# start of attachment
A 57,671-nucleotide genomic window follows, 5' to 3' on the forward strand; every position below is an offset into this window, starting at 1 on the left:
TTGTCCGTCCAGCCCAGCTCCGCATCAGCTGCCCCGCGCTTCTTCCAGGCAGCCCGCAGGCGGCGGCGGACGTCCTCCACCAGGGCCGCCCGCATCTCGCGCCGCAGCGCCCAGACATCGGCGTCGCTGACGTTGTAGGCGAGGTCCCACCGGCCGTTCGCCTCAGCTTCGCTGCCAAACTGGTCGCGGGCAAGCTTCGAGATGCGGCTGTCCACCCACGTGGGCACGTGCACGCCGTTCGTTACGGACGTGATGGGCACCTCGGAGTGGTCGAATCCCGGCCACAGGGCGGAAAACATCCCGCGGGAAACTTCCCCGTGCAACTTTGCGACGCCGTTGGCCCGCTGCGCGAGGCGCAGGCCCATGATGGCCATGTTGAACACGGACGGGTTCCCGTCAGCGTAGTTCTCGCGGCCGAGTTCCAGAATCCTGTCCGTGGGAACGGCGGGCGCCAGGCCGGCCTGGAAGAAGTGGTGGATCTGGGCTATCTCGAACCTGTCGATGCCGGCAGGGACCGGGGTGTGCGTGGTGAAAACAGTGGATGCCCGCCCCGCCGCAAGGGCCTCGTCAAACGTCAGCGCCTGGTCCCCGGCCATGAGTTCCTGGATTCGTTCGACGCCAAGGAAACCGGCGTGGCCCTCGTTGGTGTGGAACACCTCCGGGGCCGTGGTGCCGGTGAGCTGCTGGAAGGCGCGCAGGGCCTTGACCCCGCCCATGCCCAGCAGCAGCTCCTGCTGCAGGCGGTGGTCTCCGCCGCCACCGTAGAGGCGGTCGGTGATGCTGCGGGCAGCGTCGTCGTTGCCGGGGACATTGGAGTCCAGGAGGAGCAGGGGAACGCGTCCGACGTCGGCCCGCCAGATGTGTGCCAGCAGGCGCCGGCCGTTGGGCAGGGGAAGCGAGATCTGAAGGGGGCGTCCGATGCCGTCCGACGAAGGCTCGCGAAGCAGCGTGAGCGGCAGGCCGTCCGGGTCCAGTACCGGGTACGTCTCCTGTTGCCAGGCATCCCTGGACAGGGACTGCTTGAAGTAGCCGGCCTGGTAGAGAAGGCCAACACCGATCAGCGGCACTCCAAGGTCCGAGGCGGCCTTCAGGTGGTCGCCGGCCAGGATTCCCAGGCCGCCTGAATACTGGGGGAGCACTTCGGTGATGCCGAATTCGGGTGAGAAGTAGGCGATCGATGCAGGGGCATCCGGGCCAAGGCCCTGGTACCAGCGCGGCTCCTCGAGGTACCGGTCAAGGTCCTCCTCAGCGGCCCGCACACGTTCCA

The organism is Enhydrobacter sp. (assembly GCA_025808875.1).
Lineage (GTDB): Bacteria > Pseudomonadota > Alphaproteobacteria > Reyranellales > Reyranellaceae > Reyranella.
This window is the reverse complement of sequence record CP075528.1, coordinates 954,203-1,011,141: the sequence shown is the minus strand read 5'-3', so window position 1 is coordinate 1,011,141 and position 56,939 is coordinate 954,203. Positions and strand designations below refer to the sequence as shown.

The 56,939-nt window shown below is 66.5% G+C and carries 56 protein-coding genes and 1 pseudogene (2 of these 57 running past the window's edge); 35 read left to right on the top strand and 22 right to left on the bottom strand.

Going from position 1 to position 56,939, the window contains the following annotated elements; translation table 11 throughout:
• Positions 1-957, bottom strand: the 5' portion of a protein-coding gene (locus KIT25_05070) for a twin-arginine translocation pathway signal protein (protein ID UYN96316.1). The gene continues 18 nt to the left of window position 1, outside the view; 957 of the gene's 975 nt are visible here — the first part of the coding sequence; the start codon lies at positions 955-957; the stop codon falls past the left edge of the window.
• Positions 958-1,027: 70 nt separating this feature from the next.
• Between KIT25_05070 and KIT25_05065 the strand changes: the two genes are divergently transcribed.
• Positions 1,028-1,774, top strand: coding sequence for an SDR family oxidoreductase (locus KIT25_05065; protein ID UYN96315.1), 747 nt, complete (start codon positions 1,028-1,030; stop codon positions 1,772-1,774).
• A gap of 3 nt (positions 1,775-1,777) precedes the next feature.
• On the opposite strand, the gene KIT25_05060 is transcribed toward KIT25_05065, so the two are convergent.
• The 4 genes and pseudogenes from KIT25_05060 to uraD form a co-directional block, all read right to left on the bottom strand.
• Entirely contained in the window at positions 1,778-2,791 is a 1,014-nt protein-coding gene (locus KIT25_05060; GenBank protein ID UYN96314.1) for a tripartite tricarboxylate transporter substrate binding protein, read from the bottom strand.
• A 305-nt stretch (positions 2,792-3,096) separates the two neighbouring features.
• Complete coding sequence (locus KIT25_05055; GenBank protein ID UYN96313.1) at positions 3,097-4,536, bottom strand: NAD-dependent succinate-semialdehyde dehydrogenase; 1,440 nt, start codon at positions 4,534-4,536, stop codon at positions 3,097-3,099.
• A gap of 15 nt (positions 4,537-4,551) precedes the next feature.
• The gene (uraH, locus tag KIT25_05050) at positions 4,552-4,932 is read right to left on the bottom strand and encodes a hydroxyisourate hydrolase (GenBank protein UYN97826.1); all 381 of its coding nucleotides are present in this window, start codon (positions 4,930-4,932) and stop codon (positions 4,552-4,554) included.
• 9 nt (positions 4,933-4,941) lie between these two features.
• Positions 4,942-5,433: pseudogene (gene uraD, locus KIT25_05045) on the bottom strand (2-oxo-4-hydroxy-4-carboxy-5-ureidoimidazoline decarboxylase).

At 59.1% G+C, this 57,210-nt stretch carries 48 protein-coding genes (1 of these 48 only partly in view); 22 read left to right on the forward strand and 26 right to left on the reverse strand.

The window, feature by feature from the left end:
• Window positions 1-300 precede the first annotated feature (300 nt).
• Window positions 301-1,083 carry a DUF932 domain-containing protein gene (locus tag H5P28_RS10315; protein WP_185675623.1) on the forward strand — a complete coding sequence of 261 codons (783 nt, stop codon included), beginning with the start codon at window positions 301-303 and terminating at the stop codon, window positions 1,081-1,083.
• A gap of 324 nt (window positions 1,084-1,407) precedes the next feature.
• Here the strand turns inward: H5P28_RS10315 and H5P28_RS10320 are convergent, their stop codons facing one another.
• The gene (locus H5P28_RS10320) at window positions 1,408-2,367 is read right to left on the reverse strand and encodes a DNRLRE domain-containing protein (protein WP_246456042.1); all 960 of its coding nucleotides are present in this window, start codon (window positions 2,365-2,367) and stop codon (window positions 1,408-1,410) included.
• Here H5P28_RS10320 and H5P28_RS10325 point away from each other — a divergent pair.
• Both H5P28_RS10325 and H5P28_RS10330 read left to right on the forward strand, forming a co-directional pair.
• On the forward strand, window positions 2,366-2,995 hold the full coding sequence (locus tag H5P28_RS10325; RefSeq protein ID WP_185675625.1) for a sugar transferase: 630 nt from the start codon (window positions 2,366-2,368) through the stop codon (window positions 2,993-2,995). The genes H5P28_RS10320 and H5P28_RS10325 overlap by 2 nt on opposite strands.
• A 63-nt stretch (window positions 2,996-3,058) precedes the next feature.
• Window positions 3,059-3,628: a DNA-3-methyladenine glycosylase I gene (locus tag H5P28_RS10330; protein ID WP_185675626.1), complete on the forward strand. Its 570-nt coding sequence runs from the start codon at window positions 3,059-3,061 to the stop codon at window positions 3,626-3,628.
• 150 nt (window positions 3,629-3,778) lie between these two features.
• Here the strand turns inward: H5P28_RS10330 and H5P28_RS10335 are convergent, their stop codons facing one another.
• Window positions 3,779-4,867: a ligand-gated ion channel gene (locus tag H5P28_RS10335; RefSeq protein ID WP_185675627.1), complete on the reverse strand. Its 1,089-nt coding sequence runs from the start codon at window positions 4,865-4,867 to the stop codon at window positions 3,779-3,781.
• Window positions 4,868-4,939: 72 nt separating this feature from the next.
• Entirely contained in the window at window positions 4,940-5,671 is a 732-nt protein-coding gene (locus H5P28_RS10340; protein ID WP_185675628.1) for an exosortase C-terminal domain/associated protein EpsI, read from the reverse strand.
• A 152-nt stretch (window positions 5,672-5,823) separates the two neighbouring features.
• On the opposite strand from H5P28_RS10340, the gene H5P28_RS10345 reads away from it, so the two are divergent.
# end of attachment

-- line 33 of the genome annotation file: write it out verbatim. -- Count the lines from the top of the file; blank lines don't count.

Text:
• Window positions 3,059-3,628: a DNA-3-methyladenine glycosylase I gene (locus tag H5P28_RS10330; protein ID WP_185675626.1), complete on the forward strand. Its 570-nt coding sequence runs from the start codon at window positions 3,059-3,061 to the stop codon at window positions 3,626-3,628.